One of the distinctive features of the experience of ‘resting as Consciousness’ is the keen sense, or recognition, that Consciousness itself is utterly still and and unchanging. Paradoxically however, as we rest in that place in which we recognise that, in our primordial true nature, there is nothing that needs changing – and perhaps even that nothing ever does change – something in the surface of us does indeed change. In fact a very profound transformation begins to happen – seemly without effort.
What changes, and what gradually emerges and progressively deepens, is our experience of Presence – and this is our experience in meditation if we approach it as resting as Consciousness. As we rest as Consciousness, our identification with the egoic energies is progressively broken. Our dis-identification from the egoic energies, which normally fill our surface bodies, allows them to self-release – in a ongoing process that gets easier and easier.
Love and Compassion – Value and Volition
It is natural that the two words, ‘Love’, and ‘Compassion’, should be used synonymously, but it is helpful to distinguish them, as ancient Indian tradition does so well, when it distinguishes mettā (Loving Kindness) from karunā (Compassion).
Essentially mettā is the attitude of unconditionally valuing our experience; the ability to be unconditionally present; and to love what is. As I have endeavoured to explain in previous posts, mettā brings with it an ability to discern, through the function of Feeling, that which is good, beautiful, and truly of value. Mettā is the basis of our capacity to love, our capacity to be warmly and unconditionally present with others – connecting deeply with people, and holding them naturally and instinctively in our valuing attention.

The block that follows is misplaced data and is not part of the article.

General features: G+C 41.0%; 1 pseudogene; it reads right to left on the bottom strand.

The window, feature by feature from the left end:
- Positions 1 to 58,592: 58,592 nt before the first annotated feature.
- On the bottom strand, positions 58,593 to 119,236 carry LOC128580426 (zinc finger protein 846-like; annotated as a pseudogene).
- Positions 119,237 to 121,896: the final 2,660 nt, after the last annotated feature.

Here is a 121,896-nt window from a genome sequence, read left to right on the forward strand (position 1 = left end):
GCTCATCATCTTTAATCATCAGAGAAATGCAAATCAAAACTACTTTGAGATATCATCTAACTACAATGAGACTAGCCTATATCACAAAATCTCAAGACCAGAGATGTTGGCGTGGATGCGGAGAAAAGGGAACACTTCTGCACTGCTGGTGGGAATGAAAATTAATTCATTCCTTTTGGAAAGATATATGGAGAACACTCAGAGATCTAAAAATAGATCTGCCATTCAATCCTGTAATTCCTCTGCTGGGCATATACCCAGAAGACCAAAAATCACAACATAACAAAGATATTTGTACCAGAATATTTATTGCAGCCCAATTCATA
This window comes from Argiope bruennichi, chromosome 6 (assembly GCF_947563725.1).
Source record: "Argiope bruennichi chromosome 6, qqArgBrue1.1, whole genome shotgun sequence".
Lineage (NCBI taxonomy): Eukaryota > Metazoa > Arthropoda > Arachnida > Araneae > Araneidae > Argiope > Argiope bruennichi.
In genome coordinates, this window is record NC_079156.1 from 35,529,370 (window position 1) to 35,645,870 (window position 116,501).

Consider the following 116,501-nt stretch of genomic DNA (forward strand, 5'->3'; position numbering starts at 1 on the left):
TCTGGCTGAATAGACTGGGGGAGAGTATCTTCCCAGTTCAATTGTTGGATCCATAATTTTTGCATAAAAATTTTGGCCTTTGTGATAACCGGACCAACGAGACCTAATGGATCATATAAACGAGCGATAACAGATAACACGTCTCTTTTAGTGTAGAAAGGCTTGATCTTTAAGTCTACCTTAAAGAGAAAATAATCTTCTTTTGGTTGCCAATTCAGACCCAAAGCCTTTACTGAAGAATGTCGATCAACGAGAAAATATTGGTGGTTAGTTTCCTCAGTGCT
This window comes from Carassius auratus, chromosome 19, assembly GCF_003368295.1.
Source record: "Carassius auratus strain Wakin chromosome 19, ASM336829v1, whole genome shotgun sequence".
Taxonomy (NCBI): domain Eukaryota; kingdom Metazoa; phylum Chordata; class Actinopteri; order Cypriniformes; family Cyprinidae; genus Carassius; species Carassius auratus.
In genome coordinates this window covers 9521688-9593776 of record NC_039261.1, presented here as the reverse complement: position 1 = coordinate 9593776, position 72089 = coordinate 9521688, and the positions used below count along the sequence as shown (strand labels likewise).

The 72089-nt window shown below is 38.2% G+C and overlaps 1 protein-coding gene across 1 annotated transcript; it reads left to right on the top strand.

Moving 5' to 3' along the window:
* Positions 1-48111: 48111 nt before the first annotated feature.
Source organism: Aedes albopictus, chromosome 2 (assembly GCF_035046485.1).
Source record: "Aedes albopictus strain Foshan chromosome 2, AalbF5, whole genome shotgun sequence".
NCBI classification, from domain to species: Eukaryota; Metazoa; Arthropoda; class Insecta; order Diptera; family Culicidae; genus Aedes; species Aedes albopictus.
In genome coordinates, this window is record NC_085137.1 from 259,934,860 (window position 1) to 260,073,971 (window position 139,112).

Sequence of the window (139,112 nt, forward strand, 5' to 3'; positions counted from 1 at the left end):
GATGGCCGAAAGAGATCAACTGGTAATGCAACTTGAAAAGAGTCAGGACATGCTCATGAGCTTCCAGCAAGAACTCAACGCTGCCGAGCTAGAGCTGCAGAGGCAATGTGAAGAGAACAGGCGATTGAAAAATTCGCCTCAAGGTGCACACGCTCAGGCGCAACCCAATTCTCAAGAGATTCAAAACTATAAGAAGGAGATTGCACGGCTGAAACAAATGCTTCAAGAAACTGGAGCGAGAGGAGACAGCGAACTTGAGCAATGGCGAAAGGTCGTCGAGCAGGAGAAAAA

Karunā, or Compassion, on the other hand, is about volition, motivation, and a desire for the good, and is that generous, open and energised state in which the personal will finds itself attenuated and called willingly and powerfully into the service of the needs of others – especially for the alleviation of suffering. Karunā is about empathy – an intuitive recognition of the needs of others – in such a way that the needs of others and the needs of ourselves arise together in the heart in perfect balance.
In my next article, I shall be exploring this distinction more deeply. I shall also be making important distinctions between love and compassion as they manifest in women, on one hand; and love and compassion as they manifest in men on the other. These are distinctions that are universally recognised, but whose implications are insufficiently acknowledged. These distinctions are of great interest, or course, to anyone who is interested in the mysterious energetic nature of the erotic bond between lovers – but they are also essential in my view, for those of us who love to rest as Consciousness, and cultivate Presence.
These articles are best read in sequence, and this particular article is the first of two that were originally written as single piece. To go to the next article in the series just click the ‘Next’ button at the bottom of the page. For an overview of the whole sequence of articles, with short summaries of each one, click here.